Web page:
- The Washington Times - Thursday, February 8, 2018

Three individuals were indicted for their role in a scheme to defraud Armenian citizens by selling them phony visas, the Department of Justice has announced.

Stella Boyadjian, 47, of Rego Park, New York; Hrachya Atoyan, 30, of Glendale, California and Diana Grigoryan, 41, of Armenia were charged in the Eastern District of New York in a 15-count indictment. The defendants face multiple counts of visa fraud, conspiracy to defraud the United States, and illegally bringing clients into the United States. Ms. Boyadjian faces additional charges of charges money laundering and identity theft while Ms. Grigoryan faces additional money laundering charges.

Ms. Boyadjian sought to bring Armenian citizens into the United States by claiming they were members of folk performance groups and thus qualified for “Culturally Unique Artist,” or P-3 visas. The P-3 visas allow foreign nationals to temporarily travel to the United States to perform, teach or coach as artists and entertainer.

As part of the scheme Ms. Boyadjian operated a non-profit organization called Big Apple Music Awards Foundation. Ms. Boyadjian would charge Armenian citizens between $3,000 and $15,000 for fraudulent performer certificates, the Justice Department said. She also staged photo sessions where the Armenians wore traditional folk outfits to appear as performers and coached the aliens on how to pass U.S. visa interviews.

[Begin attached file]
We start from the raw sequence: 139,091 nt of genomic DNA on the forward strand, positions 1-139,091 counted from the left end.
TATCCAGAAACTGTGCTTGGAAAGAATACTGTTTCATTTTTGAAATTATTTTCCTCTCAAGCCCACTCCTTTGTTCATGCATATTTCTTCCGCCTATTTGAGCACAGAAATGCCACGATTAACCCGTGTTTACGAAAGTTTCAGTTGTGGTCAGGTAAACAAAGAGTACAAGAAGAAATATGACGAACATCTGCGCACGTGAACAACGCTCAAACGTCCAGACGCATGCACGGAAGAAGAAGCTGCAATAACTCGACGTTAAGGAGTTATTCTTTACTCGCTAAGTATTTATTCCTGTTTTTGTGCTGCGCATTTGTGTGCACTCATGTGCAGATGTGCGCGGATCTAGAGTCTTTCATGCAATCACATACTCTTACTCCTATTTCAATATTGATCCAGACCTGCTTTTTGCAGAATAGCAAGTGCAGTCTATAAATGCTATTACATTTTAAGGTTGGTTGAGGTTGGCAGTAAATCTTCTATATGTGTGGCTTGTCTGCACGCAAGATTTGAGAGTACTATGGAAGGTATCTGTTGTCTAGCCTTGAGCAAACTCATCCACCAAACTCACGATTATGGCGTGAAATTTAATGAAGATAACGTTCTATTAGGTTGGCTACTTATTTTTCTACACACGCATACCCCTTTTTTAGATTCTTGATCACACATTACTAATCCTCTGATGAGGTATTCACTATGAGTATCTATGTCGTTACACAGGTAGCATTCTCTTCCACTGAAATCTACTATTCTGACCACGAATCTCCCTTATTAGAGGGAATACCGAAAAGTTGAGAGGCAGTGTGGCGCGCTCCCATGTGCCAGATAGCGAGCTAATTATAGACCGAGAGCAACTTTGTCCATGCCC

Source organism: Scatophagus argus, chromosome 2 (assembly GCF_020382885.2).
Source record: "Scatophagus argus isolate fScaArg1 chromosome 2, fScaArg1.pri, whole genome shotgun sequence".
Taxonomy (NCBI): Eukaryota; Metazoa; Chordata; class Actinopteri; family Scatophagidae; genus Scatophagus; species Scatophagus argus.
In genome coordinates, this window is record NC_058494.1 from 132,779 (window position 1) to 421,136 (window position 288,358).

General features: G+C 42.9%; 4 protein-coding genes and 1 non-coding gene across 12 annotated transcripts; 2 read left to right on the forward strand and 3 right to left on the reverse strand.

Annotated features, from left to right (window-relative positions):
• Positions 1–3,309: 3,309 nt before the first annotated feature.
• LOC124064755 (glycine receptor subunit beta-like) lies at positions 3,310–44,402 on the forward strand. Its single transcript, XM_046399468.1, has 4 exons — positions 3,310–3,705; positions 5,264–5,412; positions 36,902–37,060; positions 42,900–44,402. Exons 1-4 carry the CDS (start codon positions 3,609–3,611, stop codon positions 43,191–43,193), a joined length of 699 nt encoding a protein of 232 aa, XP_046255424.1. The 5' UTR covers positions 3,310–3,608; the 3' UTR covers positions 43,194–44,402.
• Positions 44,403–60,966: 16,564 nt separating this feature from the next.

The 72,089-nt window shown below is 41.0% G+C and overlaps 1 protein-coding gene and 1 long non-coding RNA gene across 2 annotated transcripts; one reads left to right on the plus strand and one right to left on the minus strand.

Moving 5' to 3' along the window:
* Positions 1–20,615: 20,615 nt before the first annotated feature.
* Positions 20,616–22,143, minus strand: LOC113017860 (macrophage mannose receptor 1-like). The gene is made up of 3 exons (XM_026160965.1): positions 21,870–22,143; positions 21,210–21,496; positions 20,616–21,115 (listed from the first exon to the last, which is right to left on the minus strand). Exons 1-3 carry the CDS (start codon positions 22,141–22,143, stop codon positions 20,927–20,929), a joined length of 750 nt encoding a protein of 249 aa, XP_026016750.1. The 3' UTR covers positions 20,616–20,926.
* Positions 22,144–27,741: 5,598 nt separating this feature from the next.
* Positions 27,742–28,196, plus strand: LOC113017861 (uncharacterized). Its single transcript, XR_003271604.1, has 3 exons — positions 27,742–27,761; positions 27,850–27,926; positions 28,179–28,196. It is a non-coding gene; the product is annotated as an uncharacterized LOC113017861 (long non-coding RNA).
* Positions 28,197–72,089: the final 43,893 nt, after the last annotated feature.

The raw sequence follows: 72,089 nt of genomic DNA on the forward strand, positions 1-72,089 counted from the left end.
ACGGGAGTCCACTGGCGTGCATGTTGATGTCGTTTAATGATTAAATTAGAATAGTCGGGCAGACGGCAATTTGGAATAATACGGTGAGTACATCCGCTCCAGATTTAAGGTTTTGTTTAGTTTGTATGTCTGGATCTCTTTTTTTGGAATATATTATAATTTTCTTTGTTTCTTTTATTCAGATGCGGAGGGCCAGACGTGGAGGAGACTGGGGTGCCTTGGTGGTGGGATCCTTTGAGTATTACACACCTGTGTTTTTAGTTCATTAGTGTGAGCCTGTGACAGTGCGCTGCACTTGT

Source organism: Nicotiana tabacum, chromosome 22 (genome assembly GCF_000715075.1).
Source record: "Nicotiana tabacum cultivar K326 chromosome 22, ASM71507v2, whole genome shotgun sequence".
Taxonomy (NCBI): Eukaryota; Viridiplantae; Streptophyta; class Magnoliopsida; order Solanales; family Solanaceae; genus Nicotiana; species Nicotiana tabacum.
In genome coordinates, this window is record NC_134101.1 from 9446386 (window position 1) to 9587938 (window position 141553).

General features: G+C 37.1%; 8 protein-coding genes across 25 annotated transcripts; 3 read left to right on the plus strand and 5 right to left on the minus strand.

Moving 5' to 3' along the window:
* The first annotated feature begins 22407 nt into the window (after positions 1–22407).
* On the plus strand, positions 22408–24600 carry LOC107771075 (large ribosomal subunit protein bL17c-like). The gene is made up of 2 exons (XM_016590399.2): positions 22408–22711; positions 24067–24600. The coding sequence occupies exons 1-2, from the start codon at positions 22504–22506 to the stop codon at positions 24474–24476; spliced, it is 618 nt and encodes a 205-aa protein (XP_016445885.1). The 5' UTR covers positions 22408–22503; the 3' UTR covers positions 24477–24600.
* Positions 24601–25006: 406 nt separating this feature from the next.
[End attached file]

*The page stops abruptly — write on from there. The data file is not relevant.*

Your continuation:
Once the Armenians were in the United States, some paid Ms. Boyadjian additional funds to be included in fraudulent petitions asking for P-3 extensions, according to court documents. Some of the Armenians are alleged to have overstayed their visas and remain unlawfully in the United States.

“As alleged in the indictment, the defendants choreographed their fraud scheme by dressing visa applicants in traditional dance costumes and creating fake concert flyers in order to deceive a government program that allows foreign nationals to temporarily enter the United States as artistic performers,” U.S. Attorney Richard P. Donoghue. “As a result of outstanding investigative work and commitment to protecting the integrity of the immigration process by this Office and our law enforcement partners, the defendants will now face the music for their alleged crimes.”

This case is the result of a joint investigation by the DSS’s Criminal Fraud Investigations and Overseas Criminal Investigations Divisions with assistance from the USCIS Fraud Detection and National Security, Center Fraud Detection Operations in Vermont.

Trial Attorney Sasha N. Rutizer of the Criminal Division’s Human Rights and Special Prosecutions Section and Assistant U.S. Attorney David Gopstein of the Eastern District of New York are prosecuting the case.

• Jeff Mordock can be reached at jmordock@washingtontimes.com.

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